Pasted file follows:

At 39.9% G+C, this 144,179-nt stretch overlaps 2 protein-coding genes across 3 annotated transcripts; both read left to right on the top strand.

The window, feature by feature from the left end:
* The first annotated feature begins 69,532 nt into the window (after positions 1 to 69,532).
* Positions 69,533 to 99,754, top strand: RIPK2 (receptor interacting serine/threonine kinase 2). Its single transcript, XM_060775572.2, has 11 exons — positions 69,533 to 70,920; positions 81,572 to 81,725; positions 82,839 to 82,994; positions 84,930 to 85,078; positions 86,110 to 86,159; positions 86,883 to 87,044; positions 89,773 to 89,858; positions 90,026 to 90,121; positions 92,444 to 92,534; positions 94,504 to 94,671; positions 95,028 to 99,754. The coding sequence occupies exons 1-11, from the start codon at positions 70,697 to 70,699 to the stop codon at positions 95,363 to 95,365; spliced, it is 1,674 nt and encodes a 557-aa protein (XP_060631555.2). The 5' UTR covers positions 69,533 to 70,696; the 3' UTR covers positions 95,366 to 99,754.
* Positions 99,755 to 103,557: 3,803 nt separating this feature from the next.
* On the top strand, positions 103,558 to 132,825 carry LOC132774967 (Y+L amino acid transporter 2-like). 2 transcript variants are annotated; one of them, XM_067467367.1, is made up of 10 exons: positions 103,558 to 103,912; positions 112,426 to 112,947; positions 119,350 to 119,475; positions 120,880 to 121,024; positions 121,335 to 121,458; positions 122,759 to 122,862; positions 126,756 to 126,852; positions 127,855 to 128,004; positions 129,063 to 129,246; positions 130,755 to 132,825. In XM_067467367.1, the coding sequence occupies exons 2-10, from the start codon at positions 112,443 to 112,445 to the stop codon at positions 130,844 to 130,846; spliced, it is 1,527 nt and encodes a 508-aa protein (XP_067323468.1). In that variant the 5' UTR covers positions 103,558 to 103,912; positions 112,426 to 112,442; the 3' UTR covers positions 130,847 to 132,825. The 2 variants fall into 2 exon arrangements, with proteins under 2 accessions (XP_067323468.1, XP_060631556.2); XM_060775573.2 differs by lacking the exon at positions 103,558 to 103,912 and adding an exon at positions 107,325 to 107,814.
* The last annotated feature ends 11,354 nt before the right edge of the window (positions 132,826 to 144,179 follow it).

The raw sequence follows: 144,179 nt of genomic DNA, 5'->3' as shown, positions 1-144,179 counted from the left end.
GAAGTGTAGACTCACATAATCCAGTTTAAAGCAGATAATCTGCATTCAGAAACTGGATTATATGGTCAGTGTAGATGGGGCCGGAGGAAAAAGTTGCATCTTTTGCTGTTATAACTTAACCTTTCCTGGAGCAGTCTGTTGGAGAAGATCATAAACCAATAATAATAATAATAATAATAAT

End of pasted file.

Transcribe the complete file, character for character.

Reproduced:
At 39.9% G+C, this 144,179-nt stretch overlaps 2 protein-coding genes across 3 annotated transcripts; both read left to right on the top strand.

The window, feature by feature from the left end:
* The first annotated feature begins 69,532 nt into the window (after positions 1 to 69,532).
* Positions 69,533 to 99,754, top strand: RIPK2 (receptor interacting serine/threonine kinase 2). Its single transcript, XM_060775572.2, has 11 exons — positions 69,533 to 70,920; positions 81,572 to 81,725; positions 82,839 to 82,994; positions 84,930 to 85,078; positions 86,110 to 86,159; positions 86,883 to 87,044; positions 89,773 to 89,858; positions 90,026 to 90,121; positions 92,444 to 92,534; positions 94,504 to 94,671; positions 95,028 to 99,754. The coding sequence occupies exons 1-11, from the start codon at positions 70,697 to 70,699 to the stop codon at positions 95,363 to 95,365; spliced, it is 1,674 nt and encodes a 557-aa protein (XP_060631555.2). The 5' UTR covers positions 69,533 to 70,696; the 3' UTR covers positions 95,366 to 99,754.
* Positions 99,755 to 103,557: 3,803 nt separating this feature from the next.
* On the top strand, positions 103,558 to 132,825 carry LOC132774967 (Y+L amino acid transporter 2-like). 2 transcript variants are annotated; one of them, XM_067467367.1, is made up of 10 exons: positions 103,558 to 103,912; positions 112,426 to 112,947; positions 119,350 to 119,475; positions 120,880 to 121,024; positions 121,335 to 121,458; positions 122,759 to 122,862; positions 126,756 to 126,852; positions 127,855 to 128,004; positions 129,063 to 129,246; positions 130,755 to 132,825. In XM_067467367.1, the coding sequence occupies exons 2-10, from the start codon at positions 112,443 to 112,445 to the stop codon at positions 130,844 to 130,846; spliced, it is 1,527 nt and encodes a 508-aa protein (XP_067323468.1). In that variant the 5' UTR covers positions 103,558 to 103,912; positions 112,426 to 112,442; the 3' UTR covers positions 130,847 to 132,825. The 2 variants fall into 2 exon arrangements, with proteins under 2 accessions (XP_067323468.1, XP_060631556.2); XM_060775573.2 differs by lacking the exon at positions 103,558 to 103,912 and adding an exon at positions 107,325 to 107,814.
* The last annotated feature ends 11,354 nt before the right edge of the window (positions 132,826 to 144,179 follow it).

The raw sequence follows: 144,179 nt of genomic DNA, 5'->3' as shown, positions 1-144,179 counted from the left end.
GAAGTGTAGACTCACATAATCCAGTTTAAAGCAGATAATCTGCATTCAGAAACTGGATTATATGGTCAGTGTAGATGGGGCCGGAGGAAAAAGTTGCATCTTTTGCTGTTATAACTTAACCTTTCCTGGAGCAGTCTGTTGGAGAAGATCATAAACCAATAATAATAATAATAATAATAAT